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Dimitry K., Esq.
Dimitry K., Esq., Attorney
Category: Family Law
Satisfied Customers: 41221
Experience:  I provide family and divorce law advice to my clients in my firm.
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I and my wife were involved in a divorce in Las Vegas.

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I and my wife were involved in a nasty divorce in Las Vegas. She is a Consultant Pediatrician and I was unemployed at that time. Now I am a Lecturer.
She submitted falsified documents to the court about job offers for me. In actuality there were no job offers.
She also obtained my medical records from my doctor without my consent.
Are these activities normal and legal?
Thank you for your question. Please permit me to assist you with your concerns.

How long ago did the divorce take place? I ask to try to figure out if this is something that could be pursued under statutes of limitations. Also, what do you hope to accomplish--are you seeking this information purely for knowledge, or are you planning on somehow contesting the divorce decree. If so, what are wishing to contest?
Customer: replied 3 years ago.

The divorce took place approximately in 1994. I do not feel that criminal activities are protected by the statute of limitations.

I am looking for financial compenstion. I am also hoping to get her disbarred from practicing medicine in Nevada.


I found out about the crime recently. My brother that falsified the documents died and my other brother who helped him informed me of the falsified documents when he came to visit me from Canada (in March of this year.)

I live in Australia. My brother lives in Canada. I used to live in Las Vegas, Nevada.

I knew of this from the time our divorce started. My wife obtined a house loan by lying on the application form. She had a court judgment against her in Canada. She said that there were no such judgments.




My apologies but most states do have a statute of limitations on criminal activities. While that differs from state to state, the only felony that has no statute of limitations is murder. Otherwise misdemeanors have a 2 year statute for 'gross misdemeanors' (more serious offenses) and a 1 year statute for regular misdemeanors. Under Sections 171.080 et seq, most felonies have a 3 year statute other than theft, robbery, arson, burglary, forgery, or sexual assault, which have a 4 year statute. Since this happened 19 years ago, this is not something that is actionable today, at least not criminally. Furthermore, if you have had knowledge of her lying in 1994 but did not pursue it, even under discovery that is not something that can be pursued now. At most you can contact the Nevada Board of Medicine, provide your evidence, request an investigation, and see if they are willing to remove her, but I do not see this as something the courts would handle for you due to the extreme time delay. You could potentially claim fraud based on just being informed of the violation and pursue a civil suit against her for damages but even that is going to be fairly up-hill. You would need to retain counsel to do so and file suit against her in the county where she resides. Plus, the attorney would need to convince the judge to allow this based on the statute being 'stayed' as the offense was just recently found. You would need to supply evidence, this is not something that could be pursued without any sort of proof on your end.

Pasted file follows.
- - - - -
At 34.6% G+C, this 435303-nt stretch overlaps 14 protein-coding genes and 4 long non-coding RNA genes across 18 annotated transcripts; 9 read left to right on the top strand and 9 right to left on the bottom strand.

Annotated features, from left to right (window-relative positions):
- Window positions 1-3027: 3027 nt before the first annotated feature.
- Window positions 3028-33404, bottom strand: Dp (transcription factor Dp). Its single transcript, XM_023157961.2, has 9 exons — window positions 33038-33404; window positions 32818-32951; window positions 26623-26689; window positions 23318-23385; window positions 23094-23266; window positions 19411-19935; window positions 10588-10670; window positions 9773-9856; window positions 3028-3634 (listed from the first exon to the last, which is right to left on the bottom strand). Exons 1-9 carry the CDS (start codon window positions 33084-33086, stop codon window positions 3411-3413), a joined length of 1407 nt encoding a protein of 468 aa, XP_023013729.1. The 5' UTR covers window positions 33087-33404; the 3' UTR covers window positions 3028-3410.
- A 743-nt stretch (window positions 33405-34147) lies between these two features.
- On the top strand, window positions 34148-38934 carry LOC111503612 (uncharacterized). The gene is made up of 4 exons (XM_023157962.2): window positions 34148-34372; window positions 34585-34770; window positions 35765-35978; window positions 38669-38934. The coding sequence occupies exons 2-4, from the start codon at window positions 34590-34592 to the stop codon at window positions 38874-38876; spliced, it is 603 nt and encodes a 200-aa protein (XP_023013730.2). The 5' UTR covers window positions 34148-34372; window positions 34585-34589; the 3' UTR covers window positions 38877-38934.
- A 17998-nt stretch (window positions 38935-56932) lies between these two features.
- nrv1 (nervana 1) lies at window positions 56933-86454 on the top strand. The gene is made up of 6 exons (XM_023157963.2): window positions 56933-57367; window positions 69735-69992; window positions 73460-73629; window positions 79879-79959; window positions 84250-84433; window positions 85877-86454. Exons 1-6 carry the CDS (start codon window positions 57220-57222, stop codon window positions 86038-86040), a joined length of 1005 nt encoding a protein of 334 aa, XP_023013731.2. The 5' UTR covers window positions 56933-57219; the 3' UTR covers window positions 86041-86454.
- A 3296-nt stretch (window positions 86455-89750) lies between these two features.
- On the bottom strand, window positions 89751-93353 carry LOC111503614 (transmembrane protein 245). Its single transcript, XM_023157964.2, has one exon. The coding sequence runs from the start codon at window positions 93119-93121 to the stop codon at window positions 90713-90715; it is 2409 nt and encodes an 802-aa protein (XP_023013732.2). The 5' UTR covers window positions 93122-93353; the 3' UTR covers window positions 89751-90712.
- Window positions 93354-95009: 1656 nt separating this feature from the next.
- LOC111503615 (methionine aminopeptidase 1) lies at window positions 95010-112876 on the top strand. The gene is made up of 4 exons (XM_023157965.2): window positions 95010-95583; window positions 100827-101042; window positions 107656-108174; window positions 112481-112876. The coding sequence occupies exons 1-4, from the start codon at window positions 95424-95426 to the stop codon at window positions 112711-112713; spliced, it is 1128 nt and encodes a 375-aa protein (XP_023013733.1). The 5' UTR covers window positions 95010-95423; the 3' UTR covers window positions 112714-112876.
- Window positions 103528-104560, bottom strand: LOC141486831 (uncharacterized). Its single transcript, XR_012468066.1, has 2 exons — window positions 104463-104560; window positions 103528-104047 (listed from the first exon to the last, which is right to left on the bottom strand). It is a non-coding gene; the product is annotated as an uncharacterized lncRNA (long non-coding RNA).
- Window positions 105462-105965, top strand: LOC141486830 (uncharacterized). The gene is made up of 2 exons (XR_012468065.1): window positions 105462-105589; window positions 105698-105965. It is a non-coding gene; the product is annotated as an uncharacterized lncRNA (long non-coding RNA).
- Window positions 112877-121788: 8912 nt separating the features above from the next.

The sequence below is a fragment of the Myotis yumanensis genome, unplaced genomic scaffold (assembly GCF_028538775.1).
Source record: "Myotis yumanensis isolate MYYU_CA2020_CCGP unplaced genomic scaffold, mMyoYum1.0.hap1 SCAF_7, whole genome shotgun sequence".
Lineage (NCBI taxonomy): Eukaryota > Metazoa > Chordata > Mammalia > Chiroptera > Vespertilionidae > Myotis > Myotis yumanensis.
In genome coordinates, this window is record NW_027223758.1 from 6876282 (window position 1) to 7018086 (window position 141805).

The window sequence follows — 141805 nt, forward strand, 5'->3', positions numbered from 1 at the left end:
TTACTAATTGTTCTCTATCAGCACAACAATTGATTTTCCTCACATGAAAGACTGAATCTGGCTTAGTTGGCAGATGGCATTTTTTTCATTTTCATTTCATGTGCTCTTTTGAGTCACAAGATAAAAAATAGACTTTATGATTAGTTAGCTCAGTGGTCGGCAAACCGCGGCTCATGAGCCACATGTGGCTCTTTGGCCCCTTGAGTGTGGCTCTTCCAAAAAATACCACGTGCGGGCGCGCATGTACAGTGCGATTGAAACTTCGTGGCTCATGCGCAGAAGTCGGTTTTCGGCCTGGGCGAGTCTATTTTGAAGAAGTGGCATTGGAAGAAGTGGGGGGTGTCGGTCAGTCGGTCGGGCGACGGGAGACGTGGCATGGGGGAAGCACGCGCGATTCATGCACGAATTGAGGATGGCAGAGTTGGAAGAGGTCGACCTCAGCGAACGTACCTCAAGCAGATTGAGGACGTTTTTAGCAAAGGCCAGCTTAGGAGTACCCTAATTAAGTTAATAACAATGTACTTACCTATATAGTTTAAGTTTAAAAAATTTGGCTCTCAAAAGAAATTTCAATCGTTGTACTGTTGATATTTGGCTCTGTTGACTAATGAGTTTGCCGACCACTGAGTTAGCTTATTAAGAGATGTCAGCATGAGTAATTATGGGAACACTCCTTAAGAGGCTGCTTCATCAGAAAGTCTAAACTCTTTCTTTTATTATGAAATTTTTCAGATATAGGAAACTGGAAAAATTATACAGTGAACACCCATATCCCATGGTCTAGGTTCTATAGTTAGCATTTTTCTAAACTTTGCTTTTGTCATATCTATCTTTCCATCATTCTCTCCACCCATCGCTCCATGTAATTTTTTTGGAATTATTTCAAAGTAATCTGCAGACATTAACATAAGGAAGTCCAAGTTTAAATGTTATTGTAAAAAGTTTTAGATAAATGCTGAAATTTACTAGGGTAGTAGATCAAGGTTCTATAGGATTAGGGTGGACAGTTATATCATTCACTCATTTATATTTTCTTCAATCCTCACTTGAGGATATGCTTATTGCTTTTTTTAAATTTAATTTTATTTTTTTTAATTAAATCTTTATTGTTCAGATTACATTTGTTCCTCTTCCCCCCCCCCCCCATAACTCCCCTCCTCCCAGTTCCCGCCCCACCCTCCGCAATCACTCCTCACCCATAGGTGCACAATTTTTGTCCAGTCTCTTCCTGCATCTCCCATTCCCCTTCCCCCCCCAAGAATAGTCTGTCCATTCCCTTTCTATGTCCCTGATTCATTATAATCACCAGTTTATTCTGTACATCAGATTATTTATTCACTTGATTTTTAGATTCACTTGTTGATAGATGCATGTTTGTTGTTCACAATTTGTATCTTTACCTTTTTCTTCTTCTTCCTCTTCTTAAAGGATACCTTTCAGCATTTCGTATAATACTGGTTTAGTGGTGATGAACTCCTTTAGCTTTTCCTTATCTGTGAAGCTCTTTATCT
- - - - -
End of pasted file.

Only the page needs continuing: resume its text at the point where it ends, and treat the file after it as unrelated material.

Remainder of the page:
Hope that helps.

Customer: replied 3 years ago.

Will I be able to find an attorney who will take up this matter. I will pay upto 60 % of whatever I win if any?


If Yes, how?



I cannot guarantee that any attorney would take this case because it is almost 20 years old. If anyone would take it, it would not be on contingency but would request a retainer. To find counsel that may be able to assist and potentially negotiate with you, consider browsing the listings at and There you can search by fees, location, experience, and expertise.


Good luck to you!

Customer: replied 3 years ago.

I did not know of the crime at that time. Do the statute of limitations still apply from the time of commission of the crime?



Typically the statute runs from the time of commission, although in some instances there is the ability to freeze the statute and allow it start counting down from the date of notice. Even so the notice is based on when someone would have 'reasonably' found out about the offense, which may or may not when you found out. Practically speaking, I do not see the courts, the police, or the DA's office pursue this after 20 years, and pursuing it civilly is far more likely to be successful.


Good luck and please take care!

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